This book concerns the nature and character of conscious thinking from a philosophical perspective. One main aspect of conscious thinking addressed by the contributors is the phenomenal character involved in undergoing an episode of thinking or, in other words, the question of what it is like to think a certain thought, what has been called ‘cognitive phenomenology’. This contested phenomenal character constitutes a form of phenomenal consciousness that needs clarification and further consideration within consciousness studies, cognitive psychology and philosophy.
The present volume brings together chapters on the topic that contribute to clarify the notions and questions involved in the discussion, expanding the scope of the debate on cognitive phenomenology to other relevant aspects of conscious thinking and related domains. Several different topics are treated in the book, such as the relation of cognitive phenomenology with rationality, with the self, with attention or with the notion of cognitive access, as well as consideration of particular kinds of experiences of recognition and the so-called ‘aha’ experiences.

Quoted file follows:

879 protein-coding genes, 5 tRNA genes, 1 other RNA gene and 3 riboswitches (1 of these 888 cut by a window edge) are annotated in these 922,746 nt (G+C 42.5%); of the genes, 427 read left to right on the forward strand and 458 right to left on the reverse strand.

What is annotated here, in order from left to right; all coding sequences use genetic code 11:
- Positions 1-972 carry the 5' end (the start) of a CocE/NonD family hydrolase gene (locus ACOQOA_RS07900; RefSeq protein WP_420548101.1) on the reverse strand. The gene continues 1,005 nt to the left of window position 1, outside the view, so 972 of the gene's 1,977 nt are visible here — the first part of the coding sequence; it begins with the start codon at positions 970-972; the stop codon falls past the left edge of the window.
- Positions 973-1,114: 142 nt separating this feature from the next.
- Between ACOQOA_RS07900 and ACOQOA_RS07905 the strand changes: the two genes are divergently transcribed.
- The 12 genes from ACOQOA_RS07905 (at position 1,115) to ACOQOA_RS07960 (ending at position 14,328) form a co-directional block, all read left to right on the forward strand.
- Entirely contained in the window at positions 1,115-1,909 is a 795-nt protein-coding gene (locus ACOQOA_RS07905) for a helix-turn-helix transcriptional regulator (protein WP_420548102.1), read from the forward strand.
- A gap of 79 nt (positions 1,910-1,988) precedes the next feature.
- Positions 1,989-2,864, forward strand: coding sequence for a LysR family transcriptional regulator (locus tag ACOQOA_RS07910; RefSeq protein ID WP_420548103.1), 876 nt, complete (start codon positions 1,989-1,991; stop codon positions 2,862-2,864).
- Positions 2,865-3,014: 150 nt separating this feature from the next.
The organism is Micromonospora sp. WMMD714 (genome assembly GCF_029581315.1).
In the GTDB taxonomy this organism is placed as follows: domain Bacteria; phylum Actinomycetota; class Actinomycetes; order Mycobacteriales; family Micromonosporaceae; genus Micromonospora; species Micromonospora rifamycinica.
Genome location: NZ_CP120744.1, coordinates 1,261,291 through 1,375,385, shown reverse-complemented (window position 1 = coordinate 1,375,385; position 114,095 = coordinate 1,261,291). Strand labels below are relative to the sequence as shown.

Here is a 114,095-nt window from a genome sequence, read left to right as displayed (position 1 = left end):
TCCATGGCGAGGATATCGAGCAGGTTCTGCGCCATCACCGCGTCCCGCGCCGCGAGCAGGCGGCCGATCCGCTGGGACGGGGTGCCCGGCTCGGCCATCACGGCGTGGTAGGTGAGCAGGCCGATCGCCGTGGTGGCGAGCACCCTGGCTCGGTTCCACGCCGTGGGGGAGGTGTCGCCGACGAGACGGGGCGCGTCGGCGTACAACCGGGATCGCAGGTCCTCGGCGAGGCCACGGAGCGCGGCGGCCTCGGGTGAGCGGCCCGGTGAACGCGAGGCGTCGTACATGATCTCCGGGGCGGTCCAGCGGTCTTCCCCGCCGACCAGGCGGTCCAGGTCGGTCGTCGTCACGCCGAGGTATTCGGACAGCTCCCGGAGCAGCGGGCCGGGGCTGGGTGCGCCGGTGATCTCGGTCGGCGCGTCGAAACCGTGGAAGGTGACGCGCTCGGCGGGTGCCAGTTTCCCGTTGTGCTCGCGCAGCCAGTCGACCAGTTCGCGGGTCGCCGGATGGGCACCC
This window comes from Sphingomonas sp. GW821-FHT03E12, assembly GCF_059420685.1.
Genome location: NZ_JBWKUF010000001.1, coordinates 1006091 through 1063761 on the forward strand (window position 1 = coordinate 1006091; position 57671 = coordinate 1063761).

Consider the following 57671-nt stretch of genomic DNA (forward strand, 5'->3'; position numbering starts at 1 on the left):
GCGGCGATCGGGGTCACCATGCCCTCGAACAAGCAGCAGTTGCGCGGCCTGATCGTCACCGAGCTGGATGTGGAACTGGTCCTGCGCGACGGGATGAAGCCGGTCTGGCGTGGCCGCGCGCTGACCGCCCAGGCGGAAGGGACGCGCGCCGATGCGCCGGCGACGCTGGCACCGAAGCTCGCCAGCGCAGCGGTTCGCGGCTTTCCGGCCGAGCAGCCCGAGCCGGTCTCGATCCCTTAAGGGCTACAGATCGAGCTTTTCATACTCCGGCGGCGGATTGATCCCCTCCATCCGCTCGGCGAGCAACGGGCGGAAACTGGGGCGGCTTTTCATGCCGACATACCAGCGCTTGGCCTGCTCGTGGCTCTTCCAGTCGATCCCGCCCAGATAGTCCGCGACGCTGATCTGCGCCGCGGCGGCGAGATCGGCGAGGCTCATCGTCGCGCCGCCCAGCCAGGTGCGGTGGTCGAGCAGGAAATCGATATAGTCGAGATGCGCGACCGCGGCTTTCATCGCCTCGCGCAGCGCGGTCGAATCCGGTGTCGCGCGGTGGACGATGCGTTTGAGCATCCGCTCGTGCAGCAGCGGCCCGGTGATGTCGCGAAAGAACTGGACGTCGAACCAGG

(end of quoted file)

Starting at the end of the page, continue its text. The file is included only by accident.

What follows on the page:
The chapters in this book were originally published as a special issue of Philosophical Explorations.
1. Conscious thinking and cognitive phenomenology: topics, views and future developments Marta Jorba and Dermot Moran
2. The phenomenology of attitudes and the salience of rational role and determination Fabian Dorsch
3. Thinking of oneself as the thinker: the concept of self and the phenomenology of intellection Marie Guillot
4. Kant’s and Husserl’s agentive and proprietary accounts of cognitive phenomenology Julia Jansen
5. The nature of unsymbolized thinking Agustín Vicente and Fernando Martínez-Manrique
6. Cognitive access and cognitive phenomenology: conceptual and empirical issues Miguel Ángel Sebastián
7. Why Frege cases do involve cognitive phenomenology but only indirectly Alberto Voltolini